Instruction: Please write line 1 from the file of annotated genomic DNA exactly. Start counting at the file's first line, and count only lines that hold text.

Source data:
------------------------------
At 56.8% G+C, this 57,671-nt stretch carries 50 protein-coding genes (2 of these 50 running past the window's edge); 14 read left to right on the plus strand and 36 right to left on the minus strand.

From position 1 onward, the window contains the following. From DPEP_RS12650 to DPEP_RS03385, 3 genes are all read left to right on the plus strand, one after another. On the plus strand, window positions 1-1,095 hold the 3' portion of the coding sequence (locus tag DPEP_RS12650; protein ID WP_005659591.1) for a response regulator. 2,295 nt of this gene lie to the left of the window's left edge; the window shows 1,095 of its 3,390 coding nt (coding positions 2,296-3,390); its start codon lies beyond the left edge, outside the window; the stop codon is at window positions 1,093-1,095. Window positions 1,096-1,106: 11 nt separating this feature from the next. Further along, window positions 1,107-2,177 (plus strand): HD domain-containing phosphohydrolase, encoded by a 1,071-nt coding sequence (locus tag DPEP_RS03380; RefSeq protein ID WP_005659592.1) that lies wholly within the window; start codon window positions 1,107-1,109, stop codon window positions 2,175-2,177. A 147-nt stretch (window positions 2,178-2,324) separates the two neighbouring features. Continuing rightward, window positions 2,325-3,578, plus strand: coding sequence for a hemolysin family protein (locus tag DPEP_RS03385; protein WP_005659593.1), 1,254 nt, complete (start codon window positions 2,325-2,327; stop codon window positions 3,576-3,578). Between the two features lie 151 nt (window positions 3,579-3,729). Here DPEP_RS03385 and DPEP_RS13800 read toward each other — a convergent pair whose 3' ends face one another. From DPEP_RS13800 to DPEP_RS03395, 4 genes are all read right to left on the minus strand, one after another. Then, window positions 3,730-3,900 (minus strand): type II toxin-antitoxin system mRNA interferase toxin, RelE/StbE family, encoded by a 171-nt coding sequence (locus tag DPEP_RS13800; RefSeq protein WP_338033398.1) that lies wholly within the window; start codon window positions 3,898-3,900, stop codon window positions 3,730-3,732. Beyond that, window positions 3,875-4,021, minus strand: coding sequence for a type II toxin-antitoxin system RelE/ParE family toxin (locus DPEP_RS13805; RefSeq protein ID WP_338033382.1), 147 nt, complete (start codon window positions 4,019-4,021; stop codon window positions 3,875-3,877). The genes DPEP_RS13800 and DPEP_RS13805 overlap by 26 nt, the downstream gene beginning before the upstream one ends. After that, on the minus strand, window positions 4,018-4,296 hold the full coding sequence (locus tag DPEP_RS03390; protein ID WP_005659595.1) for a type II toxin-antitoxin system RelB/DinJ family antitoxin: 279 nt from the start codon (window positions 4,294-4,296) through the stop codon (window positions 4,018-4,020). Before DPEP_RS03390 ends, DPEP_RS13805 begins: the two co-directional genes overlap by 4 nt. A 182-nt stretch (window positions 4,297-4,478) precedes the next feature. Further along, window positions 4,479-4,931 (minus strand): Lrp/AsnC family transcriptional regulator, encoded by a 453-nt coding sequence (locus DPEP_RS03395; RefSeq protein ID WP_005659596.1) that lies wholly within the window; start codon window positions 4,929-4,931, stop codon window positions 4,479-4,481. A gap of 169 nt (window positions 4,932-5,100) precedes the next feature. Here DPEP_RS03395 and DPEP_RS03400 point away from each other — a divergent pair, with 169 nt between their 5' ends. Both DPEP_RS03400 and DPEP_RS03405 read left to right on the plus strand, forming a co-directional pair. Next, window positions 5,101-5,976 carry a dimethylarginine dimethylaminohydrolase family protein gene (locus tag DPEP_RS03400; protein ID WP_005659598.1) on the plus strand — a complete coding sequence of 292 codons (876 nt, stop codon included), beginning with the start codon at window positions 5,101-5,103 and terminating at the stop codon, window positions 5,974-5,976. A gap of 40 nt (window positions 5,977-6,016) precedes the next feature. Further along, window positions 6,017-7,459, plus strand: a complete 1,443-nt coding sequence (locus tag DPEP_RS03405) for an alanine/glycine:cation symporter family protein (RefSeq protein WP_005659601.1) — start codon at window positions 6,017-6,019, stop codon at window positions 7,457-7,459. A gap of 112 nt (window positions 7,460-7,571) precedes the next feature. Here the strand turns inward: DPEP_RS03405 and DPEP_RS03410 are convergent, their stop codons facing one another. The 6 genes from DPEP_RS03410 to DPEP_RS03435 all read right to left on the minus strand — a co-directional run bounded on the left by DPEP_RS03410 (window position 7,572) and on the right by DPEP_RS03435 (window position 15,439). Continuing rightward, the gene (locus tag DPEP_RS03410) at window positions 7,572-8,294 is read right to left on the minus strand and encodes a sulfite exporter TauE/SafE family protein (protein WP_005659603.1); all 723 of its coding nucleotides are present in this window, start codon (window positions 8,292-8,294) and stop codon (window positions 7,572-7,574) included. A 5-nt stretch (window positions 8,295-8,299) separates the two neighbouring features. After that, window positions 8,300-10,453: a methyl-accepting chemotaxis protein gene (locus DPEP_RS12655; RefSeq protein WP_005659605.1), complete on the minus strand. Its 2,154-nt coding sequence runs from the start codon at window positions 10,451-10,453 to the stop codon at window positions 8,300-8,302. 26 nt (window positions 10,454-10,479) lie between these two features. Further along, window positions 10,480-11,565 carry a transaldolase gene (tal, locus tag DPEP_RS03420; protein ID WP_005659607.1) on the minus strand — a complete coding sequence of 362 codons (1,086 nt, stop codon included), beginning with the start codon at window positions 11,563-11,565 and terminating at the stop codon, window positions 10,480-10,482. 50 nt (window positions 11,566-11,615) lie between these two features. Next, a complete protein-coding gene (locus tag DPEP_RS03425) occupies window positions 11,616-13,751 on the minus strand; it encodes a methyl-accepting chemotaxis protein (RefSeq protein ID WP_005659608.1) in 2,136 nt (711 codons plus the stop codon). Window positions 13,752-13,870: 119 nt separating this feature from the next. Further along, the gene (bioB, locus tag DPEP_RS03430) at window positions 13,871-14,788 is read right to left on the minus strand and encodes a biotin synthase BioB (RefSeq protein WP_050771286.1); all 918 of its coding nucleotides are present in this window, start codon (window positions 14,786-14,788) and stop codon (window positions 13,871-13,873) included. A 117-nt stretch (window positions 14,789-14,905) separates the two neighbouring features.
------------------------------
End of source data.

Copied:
At 56.8% G+C, this 57,671-nt stretch carries 50 protein-coding genes (2 of these 50 running past the window's edge); 14 read left to right on the plus strand and 36 right to left on the minus strand.